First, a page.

A record 255,000 students using private school choice (vouchers and tax-credit scholarships) to attend private school is up 20% over last year.
This is according to a new publication released January 23, 2013 by the Friedman Foundation for Educational Choice. “The ABCs of School Choice” details each of the 39 private school choice programs operating in 21 states and Washington, D.C.
The private school choice idea was first proposed by the late Milton Friedman, a Nobel laureate in economics who said parents should be able to spend a portion of their children’s public education funding on private school tuition using vouchers. Today there are 18 voucher programs serving 104,000 students in 12 states and Washington, D.C.
“Milton Friedman’s idea is taking hold in new states every year,” Robert Enlow, president and CEO of the Friedman Foundation, said. “State leaders are seeing that families want and need private school choice opportunities.”
Beyond vouchers, other private school choice programs include tax-credit scholarships, education savings accounts, and individual tax credits and deductions. Tax-credit scholarships, available in 11 states, allow taxpayers to receive tax credits for donations they make to scholarship-giving nonprofits; 14 such programs are aiding 151,000 students.
Education savings accounts, a one-of-a-kind program in Arizona, allow K-12 education funds to be spent on a variety of schooling services, including private tutors; that program is being used by 362 students with special needs. And in six states, individual tax credit and deduction programs provide tax relief to 847,000 taxpayers who choose private options for their children.
Many of those private school choice programs limit eligibility to children who come from lower-income families, or those who have special needs. For example, Indiana’s school voucher program—which makes 530,000 students eligible statewide—is available to children from low- and middle-income backgrounds. Jeronna and her son, Jaevion, are one of the 9,324 Indiana families who use that program.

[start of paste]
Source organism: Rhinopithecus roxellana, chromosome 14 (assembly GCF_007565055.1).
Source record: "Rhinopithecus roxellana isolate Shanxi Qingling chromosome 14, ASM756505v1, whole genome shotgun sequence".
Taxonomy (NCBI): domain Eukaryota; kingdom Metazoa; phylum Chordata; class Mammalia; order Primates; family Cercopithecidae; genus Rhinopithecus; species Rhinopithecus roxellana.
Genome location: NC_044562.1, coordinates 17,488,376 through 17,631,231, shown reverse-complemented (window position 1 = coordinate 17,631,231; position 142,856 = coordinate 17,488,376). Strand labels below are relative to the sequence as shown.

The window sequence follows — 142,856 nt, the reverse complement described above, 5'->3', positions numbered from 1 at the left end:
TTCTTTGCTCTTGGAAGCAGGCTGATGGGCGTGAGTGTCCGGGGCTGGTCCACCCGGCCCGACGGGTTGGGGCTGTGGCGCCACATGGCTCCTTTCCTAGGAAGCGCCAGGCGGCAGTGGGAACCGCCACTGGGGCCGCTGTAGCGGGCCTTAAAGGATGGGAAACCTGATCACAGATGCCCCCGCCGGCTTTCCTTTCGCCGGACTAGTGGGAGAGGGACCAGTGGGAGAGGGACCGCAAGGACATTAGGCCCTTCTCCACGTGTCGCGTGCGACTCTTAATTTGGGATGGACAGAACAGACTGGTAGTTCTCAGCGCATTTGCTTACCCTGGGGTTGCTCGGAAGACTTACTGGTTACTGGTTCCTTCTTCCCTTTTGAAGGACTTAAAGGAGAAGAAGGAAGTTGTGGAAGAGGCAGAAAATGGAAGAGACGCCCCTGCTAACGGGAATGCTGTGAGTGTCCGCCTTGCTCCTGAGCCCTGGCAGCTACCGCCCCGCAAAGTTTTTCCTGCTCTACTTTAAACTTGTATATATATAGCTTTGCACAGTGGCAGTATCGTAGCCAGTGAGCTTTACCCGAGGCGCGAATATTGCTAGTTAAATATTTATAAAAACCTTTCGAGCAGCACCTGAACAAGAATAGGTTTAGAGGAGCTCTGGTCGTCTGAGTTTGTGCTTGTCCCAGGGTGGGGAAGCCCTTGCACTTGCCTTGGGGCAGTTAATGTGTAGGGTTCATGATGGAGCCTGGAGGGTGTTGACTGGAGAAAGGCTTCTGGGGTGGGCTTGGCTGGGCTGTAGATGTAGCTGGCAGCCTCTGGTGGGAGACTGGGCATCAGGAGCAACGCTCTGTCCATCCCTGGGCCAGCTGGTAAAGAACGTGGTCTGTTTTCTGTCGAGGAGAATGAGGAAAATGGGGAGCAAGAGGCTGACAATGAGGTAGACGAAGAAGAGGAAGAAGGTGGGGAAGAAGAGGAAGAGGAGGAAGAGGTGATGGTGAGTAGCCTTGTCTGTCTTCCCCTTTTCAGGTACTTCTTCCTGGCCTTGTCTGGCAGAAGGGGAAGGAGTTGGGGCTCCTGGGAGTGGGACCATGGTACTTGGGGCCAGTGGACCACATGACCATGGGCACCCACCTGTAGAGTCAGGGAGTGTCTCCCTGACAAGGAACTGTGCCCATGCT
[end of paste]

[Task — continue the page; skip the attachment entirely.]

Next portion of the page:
“There isn’t a doubt in my mind that Jaevion is exactly where he needs to be in order to thrive,” Jeronna said. “(And) it’s all because of the voucher program.”
Along with those personal stories, “The ABCs of School Choice” guide provides each program’s most recent participation numbers, funding levels, eligibility requirements, and historical usage rates. Also, “The ABCs of School Choice” offers “Friedman Feedback” on ways states can expand each program to eventually fund all children, as envisioned by Milton Friedman.
“A far more effective and equitable way for government to finance education is to finance students, not schools,” wrote Friedman. “Assign a specified sum of money to each child and let him or her and his or her parents choose the school that they believe best….”
Request copies or download the PDF of “The ABCs of School Choice.”
About the Friedman Foundation for Educational Choice
The Friedman Foundation for Educational Choice is a 501(c)(3) nonprofit and nonpartisan organization, solely dedicated to advancing Milton and Rose Friedman’s vision of school choice for all children. First established as the Milton and Rose D. Friedman Foundation in 1996, the Foundation continues to promote school choice as the most effective and equitable way to improve the quality of K-12 education in America. The Foundation is dedicated to research, education, and outreach on the vital issues and implications related to choice and competition in K-12 education.